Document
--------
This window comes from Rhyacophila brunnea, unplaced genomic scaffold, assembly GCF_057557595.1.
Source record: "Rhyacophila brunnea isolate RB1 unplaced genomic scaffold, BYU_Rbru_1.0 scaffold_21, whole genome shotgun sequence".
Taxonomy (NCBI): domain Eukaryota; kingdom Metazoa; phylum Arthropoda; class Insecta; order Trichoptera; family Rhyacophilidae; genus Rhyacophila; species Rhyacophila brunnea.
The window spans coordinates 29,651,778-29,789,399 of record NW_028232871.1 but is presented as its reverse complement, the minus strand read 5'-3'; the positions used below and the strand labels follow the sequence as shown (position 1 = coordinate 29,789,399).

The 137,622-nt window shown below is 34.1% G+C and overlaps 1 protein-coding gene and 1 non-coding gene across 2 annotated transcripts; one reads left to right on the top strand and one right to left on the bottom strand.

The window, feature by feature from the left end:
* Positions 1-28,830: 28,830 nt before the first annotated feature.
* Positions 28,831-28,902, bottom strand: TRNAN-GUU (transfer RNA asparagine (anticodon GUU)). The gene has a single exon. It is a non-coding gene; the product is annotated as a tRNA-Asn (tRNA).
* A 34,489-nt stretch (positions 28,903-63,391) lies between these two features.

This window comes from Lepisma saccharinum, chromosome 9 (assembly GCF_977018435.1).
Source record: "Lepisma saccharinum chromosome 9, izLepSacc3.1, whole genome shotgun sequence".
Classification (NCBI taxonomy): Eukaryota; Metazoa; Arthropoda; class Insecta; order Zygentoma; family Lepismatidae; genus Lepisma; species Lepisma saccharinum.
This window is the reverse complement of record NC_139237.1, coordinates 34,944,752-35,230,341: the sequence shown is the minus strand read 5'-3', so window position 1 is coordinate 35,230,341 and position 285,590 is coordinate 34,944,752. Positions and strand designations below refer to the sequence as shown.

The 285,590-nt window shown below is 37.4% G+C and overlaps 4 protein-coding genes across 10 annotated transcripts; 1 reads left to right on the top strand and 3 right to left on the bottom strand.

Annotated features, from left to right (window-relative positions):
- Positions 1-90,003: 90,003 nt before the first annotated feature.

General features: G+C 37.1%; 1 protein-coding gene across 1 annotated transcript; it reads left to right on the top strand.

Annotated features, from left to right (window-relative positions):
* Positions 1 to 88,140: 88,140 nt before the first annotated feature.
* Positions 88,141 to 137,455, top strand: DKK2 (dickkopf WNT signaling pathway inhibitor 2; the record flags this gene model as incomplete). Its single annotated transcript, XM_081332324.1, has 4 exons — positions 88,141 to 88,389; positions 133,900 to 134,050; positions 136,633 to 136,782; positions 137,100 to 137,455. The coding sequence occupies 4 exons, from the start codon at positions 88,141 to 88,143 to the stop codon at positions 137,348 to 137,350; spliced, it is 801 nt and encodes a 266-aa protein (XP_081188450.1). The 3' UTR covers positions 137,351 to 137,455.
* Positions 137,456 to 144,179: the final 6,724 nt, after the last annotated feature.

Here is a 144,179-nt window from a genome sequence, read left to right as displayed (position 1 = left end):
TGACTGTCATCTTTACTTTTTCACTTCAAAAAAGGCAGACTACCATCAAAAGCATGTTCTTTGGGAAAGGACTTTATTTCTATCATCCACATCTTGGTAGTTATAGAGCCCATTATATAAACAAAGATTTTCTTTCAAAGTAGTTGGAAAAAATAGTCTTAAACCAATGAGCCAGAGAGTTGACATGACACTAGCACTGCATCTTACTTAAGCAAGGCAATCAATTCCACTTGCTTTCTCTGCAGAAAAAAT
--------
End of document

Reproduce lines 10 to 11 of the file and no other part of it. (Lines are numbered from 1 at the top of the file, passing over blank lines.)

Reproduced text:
This window comes from Lepisma saccharinum, chromosome 9 (assembly GCF_977018435.1).
Source record: "Lepisma saccharinum chromosome 9, izLepSacc3.1, whole genome shotgun sequence".